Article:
What We Can Learn From City Busways
Late last month the Federal Transit Administration awarded Connecticut $275 million for a 9.4-mile busway connecting Hartford and New Britain. A busway is more or less a highway for buses; unlike the painted bus lanes found in places like New York, busways are segregated roads left exclusively to bus traffic. Most experts consider such dedicated right-of-way a crucial component of successful, bona fide bus-rapid transit systems. While BRT is gaining popularity in the United States, true busways are still a rarity — particularly in major metropolitan areas.
Hartford's proposed busway has a lot going for it. The exclusive roadway will enable commuters to bypass congestion on Interstate 84. The system's 11 stations will have great connectivity with smaller bus transit lines and have an ultimate terminal connection with Amtrak at Hartford's Union Station. The Hartford system will also have all the other hallmarks of great BRT [PDF]: off-board fare collection, elevated boarding platforms and signal priority at intersections with auto traffic. When it opens in 2014, the line is expected to carry 16,000 passengers a day, and buses will make the trip from New Britain into Hartford in 20 minutes — down from up to 52 with current service. As Yonah Freemark at the Transport Politic writes: "The project fulfills all of the technical requirements for a world-class BRT network."
That's not to say there aren't some objections to the plan. The system is expensive; the federal grant won't cover even half of the total $567 million cost. The terminal at Union Station in Hartford doesn't quite reach into the downtown area. While Hartford is small enough to walk, an extension into the core of the city would be preferred. (And Hartford's station itself isn't much to behold; during one visit a couple years back I saw signs for the "tracks," plural, only to find a single operational one.) The busway will also be built along an abandoned railroad corridor that many groups, including the Sierra Club, would prefer to see converted into light rail — an option that won't be possible once the busway is in place.
Still, if it's built to plan, Hartford's busway may become a model for the country. Here's a look at four other busways operating in major cities around the country.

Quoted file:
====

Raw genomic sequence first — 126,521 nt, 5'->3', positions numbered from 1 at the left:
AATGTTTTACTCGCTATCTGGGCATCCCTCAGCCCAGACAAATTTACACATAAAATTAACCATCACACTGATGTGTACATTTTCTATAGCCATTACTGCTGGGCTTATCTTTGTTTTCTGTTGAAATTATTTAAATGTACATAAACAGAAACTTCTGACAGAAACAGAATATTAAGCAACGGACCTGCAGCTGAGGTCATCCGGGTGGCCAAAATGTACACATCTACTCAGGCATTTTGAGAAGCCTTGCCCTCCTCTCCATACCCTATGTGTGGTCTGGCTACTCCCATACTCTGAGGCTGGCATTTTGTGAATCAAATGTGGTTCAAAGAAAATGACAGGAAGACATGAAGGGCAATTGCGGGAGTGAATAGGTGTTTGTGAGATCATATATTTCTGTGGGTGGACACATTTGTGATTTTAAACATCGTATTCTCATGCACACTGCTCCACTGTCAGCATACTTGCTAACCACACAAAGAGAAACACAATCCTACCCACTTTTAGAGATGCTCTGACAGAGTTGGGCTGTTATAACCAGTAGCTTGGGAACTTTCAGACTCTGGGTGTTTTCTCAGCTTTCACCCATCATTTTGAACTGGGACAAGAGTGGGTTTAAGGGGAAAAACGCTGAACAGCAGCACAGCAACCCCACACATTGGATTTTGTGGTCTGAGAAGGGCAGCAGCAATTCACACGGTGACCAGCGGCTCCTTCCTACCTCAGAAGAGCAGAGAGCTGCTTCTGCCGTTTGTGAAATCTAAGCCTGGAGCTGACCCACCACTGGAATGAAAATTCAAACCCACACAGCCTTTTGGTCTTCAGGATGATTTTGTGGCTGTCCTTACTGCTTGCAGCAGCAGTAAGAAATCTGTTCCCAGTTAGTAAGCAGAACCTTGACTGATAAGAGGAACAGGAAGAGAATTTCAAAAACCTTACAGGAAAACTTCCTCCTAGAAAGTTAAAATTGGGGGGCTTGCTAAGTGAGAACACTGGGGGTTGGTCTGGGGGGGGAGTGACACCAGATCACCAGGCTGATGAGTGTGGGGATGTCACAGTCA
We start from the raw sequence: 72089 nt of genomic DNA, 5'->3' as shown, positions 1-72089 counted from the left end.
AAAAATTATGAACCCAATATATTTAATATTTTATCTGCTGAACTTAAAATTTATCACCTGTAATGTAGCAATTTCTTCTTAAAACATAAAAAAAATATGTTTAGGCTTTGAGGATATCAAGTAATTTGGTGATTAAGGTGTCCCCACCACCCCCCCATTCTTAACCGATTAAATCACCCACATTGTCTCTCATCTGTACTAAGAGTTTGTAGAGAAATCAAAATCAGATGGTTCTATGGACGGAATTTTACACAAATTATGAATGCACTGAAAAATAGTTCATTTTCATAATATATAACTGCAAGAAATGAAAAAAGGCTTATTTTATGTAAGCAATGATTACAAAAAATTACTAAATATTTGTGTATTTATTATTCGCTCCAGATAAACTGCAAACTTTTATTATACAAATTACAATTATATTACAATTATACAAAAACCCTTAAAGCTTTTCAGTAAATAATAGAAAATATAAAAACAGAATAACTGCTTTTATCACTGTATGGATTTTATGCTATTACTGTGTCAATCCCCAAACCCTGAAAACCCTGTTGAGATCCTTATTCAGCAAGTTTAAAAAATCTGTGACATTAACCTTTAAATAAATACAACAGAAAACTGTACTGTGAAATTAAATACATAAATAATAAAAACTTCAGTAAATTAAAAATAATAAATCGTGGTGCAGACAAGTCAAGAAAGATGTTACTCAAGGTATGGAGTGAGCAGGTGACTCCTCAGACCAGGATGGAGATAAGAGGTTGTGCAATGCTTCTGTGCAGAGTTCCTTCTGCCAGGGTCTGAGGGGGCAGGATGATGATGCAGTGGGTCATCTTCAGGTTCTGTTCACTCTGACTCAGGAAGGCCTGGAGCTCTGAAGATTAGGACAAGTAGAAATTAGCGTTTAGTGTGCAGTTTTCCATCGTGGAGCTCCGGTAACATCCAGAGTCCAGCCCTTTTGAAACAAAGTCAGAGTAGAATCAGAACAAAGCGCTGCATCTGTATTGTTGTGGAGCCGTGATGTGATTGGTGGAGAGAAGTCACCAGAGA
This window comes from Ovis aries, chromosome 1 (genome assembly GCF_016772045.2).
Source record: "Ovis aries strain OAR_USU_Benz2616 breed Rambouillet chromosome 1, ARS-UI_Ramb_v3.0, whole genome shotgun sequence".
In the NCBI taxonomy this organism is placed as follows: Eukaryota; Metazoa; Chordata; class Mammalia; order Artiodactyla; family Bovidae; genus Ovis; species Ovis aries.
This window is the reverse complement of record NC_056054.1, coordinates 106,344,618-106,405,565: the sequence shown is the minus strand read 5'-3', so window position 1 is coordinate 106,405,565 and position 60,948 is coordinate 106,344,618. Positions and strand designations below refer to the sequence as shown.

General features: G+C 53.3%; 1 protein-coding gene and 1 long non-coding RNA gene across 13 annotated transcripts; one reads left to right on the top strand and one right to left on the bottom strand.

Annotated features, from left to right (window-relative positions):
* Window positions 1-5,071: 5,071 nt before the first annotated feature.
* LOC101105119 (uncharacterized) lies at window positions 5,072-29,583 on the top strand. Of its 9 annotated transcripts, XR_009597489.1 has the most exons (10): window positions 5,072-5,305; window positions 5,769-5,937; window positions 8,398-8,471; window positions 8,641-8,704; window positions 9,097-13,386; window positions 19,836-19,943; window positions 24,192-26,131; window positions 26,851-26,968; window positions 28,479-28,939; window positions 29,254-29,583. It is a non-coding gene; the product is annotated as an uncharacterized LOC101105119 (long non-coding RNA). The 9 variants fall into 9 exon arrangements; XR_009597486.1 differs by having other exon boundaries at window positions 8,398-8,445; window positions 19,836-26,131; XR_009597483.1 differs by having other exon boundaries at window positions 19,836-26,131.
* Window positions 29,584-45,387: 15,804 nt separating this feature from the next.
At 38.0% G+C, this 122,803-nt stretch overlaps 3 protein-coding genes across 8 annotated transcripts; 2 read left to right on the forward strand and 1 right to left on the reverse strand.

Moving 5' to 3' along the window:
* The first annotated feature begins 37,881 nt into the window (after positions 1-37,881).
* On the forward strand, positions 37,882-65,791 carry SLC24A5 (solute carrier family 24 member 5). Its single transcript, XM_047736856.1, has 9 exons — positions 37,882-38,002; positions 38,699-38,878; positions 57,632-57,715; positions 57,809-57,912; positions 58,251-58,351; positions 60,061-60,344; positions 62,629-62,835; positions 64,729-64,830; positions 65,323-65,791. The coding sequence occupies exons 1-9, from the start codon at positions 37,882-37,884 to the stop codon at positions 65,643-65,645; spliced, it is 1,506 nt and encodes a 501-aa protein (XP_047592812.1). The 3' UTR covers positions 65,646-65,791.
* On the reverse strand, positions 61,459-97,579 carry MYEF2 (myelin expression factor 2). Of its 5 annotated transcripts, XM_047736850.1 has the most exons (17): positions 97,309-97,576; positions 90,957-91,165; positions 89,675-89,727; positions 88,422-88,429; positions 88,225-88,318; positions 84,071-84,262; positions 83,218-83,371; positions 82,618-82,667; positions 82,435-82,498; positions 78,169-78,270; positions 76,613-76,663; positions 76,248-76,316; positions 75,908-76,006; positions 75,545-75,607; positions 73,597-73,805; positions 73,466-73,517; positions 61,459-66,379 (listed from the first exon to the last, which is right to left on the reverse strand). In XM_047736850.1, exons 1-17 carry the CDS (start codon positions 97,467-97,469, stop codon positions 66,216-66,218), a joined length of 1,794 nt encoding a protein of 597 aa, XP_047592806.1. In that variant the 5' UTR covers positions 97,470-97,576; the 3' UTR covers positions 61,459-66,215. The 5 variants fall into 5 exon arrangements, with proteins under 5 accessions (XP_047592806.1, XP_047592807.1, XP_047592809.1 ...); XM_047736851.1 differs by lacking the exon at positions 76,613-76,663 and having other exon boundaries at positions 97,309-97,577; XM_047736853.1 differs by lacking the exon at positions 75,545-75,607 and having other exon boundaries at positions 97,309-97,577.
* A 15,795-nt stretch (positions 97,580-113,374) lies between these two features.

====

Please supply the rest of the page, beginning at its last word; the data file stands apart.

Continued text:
Silver Line (Boston)
The Silver Line has two segments. One goes from Roxbury into downtown Boston along Washington Street, while the other travels from South Station to Logan Airport. Only the latter line, known as the Waterfront system, can really be considered a busway. Even that is a bit of a stretch. Of the route's 9 miles, only about 1 moves along a completely dedicated road — most of that through a tunnel. The average speed of the line is only 14 miles per hour; that's actually slower than the previous system, because the buses must switch from diesel to electric before entering the tunnel. Still ridership has been high: increasing roughly 98 percent over the previous bus system [PDF].
The passenger increase hasn't been enough to earn the Silver Line many friends. The line was incredibly expensive, costing roughly $619 million. Many groups — again, including the Sierra Club [PDF] — lobbied then-governor Mitt Romney to shift the project to light rail. In October John C. Berg, a political science professor at Suffolk University in Boston, aired a few grievances about the Silver Line system: airport-bound buses don't all have luggage racks; the line as a whole lacks pre-board payment; police do a poor job keeping bus lanes clear.
"The community asked for light rail; they said no, but BRT is just as good," Berg writes. "What the community got was neither; it’s just a regular bus line with a fancy paint job." A third phase of the line, which would also travel along an underground busway, has failed to generate significant interest, given its estimated cost of $2.1 billion.